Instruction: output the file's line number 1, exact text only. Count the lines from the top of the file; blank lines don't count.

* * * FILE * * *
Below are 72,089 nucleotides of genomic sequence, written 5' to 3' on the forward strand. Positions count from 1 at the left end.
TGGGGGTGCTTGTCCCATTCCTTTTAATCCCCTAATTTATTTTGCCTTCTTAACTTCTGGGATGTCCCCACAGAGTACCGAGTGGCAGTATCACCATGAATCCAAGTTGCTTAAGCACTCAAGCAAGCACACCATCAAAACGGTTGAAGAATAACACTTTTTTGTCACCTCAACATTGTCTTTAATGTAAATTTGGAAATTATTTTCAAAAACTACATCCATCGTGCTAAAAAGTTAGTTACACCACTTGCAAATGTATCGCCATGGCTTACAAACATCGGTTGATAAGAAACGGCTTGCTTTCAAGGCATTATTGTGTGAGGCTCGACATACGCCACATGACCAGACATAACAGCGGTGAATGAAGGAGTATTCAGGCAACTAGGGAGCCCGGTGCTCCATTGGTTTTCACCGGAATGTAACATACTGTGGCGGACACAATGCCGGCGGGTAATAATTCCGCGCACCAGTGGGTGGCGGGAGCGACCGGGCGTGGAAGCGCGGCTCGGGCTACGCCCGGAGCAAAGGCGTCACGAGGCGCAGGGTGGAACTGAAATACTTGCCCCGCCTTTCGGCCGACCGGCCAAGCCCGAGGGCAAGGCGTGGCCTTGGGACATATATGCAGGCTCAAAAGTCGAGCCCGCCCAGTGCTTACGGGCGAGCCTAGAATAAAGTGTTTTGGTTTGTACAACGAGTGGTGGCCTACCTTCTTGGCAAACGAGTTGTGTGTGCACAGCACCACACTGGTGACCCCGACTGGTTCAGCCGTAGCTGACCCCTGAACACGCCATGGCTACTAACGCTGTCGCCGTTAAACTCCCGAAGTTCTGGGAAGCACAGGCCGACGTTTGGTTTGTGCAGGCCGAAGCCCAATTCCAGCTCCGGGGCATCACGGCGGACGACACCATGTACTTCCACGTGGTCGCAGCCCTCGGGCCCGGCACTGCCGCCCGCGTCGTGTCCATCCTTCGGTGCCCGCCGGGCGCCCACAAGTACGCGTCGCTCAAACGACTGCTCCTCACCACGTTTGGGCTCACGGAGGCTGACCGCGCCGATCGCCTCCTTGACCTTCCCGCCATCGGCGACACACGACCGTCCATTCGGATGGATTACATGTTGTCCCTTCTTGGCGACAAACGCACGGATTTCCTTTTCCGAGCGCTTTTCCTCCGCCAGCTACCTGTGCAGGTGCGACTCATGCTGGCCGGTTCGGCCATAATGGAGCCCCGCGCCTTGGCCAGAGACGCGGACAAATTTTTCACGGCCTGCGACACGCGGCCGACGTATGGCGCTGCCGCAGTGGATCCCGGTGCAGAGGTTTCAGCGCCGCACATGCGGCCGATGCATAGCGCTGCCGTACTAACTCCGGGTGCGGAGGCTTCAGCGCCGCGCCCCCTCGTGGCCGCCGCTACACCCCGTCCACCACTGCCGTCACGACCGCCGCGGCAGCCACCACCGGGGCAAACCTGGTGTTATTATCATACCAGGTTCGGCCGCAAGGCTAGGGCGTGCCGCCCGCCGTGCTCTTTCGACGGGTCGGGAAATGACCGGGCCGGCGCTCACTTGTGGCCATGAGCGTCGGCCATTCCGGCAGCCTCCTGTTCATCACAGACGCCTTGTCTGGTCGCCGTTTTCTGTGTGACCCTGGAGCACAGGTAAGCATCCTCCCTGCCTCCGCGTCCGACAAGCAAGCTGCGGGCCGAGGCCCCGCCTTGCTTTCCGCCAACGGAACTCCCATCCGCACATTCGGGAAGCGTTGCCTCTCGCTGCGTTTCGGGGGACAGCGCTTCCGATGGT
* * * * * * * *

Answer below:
Below are 72,089 nucleotides of genomic sequence, written 5' to 3' on the forward strand. Positions count from 1 at the left end.